Repetitive Behaviours in Angelman Syndrome
Stereotyped behaviours are defined as repetitive or ritualistic movement, posture, or vocalisations. The behaviours can often appear to be apparently meaningless.
Our recent research shows that around 8 out of 10 individuals with Angelman syndrome show stereotyped behaviour on a daily basis. Hand stereotypes are the most commonly occurring stereotyped behaviour in Angelman syndrome. Very little research has looked at stereotyped behaviour over time; what research there is suggests that repetitive behaviour continues. An example of stereotyped behaviour can be found in the clip above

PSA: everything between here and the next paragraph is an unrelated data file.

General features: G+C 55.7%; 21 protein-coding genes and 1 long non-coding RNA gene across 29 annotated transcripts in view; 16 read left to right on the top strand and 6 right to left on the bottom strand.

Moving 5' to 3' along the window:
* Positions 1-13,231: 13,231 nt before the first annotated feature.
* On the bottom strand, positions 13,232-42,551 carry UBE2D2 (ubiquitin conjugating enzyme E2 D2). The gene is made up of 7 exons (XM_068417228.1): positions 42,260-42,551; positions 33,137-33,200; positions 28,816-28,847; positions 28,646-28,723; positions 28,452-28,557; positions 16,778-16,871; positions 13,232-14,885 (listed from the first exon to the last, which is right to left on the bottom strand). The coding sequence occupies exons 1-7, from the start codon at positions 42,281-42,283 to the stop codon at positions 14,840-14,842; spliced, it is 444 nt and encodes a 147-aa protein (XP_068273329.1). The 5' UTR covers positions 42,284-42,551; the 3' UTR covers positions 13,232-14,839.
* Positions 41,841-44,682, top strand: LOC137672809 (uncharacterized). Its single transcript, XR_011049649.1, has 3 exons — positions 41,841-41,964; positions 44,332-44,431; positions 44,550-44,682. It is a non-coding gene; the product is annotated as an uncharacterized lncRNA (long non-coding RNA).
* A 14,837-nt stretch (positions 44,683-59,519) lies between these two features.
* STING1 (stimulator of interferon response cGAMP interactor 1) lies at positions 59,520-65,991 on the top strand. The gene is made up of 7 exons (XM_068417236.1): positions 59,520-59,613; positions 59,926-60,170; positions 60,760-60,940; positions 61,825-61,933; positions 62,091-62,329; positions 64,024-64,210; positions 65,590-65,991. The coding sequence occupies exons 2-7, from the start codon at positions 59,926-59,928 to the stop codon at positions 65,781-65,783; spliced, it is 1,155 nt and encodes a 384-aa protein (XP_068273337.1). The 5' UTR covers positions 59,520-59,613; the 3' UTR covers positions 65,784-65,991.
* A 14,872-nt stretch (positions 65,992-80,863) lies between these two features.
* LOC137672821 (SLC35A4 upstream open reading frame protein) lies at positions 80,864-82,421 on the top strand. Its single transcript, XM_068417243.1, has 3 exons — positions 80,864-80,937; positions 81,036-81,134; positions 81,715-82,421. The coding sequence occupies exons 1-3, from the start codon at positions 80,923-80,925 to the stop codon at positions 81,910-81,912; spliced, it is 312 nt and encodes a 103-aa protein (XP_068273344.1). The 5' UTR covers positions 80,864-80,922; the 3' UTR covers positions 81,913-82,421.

Other Repetitive Behaviours
It was found that other forms of repetitive behaviour including compulsive like behaviours, insistence on sameness, restricted interests and repetitive use of signs, were lower in Angelman syndrome in comparison to six other genetic syndromes.
Pica and Object Mouthing
Many individuals with Angelman syndrome will place objects into their mouths and chew them. Pica (the eating of non-edible materials) is also sometimes reported.
The Repetitive Behaviour Questionnaire is available to download in the Assessments, Measures & Manuals section of this website. This measure is reliable and valid for individuals with intellectual disability.
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